The rideshare drivers contend that in the aftermath of the California Supreme Court ruling and its “ABC” test, Uber has intentionally misclassified them as independent contractors, owing them minimum wages, OT, and expense reimbursement.
A group of current and former app drivers in California have filed a state wage and hour class action lawsuit against Uber Technologies, Inc., alleging that even in the aftermath of the state supreme court’s Dynamex decision, the rideshare giant intentionally misclassified them as “independent contractors” when they were really “employees.” The suit seeks relief for a class of about 50,000 to 75,000 “ride-share drivers” who opted out of the company’s arbitration provision.
“ABC” test. The complaint points out that in April 2018, the California Supreme Court ruled in Dynamex that companies must successfully meet the three-prong “ABC” test in order to lawfully classify someone as an independent contractor for purposes of Wage Order claims. That test requires an employer to prove the following to justify “independent contractor” classification: “(A) the worker is free from the control and direction of the hiring entity in the performance of the work, both under the contract for the performance of the work and in fact; (B) the worker performs work that is outside the usual course of the hiring entity’s business; and (C) the worker is customarily engaged in an independently established trade, occupation, or business of the same nature as the work performed for the hiring entity.”
A.B. 5 enacted. On September 18, 2019, California Governor Gavin Newsom signed A.B. 5, which codified the Dynamex “ABC” test under the California Labor Code, creating a rebuttable presumption that a worker is an “employee” unless the test is met, and explicitly exempting certain trades and professions, the complaint states. Neither the class members nor rideshare companies, such as Uber, were exempted under A.B. 5, according to the plaintiffs.
Uber continues misclassification. Prior to A.B. 5’s passage, Uber purportedly declared that it would continue to treat its drivers, such as the plaintiffs and putative class members, as independent contractors after A.B. 5 became law. Further, since the Dynamex decision, and after not being exempt from A.B. 5, Uber continues and will continue to treat the plaintiffs and putative class members as independent contractors, despite the rideshare company’s inability to meet the ABC test, according to the complaint.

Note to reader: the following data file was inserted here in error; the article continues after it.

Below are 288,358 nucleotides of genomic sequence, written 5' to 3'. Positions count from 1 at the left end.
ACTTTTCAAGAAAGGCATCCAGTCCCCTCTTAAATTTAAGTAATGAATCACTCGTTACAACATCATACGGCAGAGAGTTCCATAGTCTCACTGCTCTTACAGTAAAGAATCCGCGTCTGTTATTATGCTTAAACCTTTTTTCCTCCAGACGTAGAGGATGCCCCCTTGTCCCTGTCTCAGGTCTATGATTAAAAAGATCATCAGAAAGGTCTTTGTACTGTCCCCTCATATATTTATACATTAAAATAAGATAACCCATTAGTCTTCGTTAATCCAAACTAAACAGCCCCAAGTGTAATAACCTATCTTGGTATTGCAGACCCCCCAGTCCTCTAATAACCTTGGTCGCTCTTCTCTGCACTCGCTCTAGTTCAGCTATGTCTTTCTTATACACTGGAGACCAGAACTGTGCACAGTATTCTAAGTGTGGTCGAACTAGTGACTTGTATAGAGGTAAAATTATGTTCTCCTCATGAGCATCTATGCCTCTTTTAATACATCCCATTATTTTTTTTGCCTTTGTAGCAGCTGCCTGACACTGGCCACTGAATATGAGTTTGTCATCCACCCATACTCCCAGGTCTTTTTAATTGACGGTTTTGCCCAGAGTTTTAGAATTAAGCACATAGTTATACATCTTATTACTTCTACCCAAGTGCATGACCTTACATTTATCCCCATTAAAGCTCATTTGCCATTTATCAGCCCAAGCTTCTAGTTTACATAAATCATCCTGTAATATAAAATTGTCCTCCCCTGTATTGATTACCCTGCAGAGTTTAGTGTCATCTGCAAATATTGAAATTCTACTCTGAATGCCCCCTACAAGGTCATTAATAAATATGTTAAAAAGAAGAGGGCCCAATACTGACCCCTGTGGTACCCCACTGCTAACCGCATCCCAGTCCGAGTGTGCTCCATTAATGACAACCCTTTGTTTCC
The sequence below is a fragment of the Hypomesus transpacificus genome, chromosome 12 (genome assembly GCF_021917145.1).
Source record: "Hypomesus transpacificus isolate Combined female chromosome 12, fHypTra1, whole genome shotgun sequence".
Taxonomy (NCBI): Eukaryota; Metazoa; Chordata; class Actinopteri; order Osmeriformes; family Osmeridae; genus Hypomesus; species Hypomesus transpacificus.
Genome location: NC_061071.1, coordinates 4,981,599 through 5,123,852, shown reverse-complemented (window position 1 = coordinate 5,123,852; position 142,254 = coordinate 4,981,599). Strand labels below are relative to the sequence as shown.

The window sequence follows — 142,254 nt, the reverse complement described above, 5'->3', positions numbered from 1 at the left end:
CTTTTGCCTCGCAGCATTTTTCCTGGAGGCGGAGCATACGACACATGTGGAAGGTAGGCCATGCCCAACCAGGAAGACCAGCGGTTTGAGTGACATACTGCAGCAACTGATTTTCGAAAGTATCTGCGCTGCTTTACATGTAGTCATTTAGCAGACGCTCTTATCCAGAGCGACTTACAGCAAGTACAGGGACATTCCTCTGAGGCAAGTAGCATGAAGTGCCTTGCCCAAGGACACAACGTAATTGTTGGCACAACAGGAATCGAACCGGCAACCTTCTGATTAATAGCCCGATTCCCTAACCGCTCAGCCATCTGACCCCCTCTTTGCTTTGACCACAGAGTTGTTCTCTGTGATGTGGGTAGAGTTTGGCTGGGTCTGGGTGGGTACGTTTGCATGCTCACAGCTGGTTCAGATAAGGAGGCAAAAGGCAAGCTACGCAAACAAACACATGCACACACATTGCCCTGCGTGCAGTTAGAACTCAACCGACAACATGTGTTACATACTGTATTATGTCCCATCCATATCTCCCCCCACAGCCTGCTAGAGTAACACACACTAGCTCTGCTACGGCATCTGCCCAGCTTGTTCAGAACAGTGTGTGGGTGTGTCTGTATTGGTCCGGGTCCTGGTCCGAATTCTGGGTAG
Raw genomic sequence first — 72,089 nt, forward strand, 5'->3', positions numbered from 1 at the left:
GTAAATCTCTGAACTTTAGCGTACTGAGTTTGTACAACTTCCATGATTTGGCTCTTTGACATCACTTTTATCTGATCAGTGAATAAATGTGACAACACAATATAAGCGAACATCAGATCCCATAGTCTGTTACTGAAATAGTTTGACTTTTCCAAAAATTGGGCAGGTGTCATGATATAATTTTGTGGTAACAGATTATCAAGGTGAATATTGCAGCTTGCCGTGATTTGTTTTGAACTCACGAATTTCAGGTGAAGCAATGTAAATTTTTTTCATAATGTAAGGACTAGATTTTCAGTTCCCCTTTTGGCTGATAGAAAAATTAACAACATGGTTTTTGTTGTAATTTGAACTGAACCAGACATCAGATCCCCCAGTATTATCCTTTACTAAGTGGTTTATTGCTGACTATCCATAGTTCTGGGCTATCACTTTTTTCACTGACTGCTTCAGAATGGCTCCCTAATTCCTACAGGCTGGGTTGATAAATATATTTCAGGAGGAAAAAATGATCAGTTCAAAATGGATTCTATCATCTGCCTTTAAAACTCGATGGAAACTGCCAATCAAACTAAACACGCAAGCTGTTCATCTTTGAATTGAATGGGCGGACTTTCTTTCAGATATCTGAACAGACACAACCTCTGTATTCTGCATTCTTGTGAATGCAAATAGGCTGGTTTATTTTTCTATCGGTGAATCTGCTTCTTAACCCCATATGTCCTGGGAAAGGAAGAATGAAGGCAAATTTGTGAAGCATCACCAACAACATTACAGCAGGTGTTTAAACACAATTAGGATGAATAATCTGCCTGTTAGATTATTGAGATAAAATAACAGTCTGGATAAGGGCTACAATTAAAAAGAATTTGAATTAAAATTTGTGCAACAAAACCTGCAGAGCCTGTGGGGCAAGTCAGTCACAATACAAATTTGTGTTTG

Minimum wage, OT, expenses. The plaintiffs allege that since the issuance of the Dynamex ruling to the present, and pursuant to company policy and/or practice and/or direction, Uber has failed to pay the ride-share drivers and the putative class members minimum wages and/or overtime, and also did not reimburse them for work-related expenses, such as mileage and cell phone usage.
Misclassification. Since April 2018, pursuant to company policy and/or practice and/or direction, Uber has also intentionally misclassified the rideshare drivers and the putative class members as “independent contractors” when they were actually “employees” under the law, the plaintiffs allege.
Other claims. During that same period, pursuant to company policy and/or practice and/or direction, for certain plaintiffs and putative class members, Uber also allegedly failed to: provide final paychecks immediately upon involuntary termination or within 72 hours of voluntary separation; pay final wages at the location of employment; and include all wages due in the final paychecks.
The class action is brought under the California Labor Code, California Code of Regulations, and Industrial Welfare Commission Wage Order No. 4, for unpaid wages, penalties, injunctive and other equitable relief, and reasonable attorneys’ fees and costs. The plaintiffs also raise claims under the Business & Professions Code, seeking injunctive relief, restitution, and other available relief.
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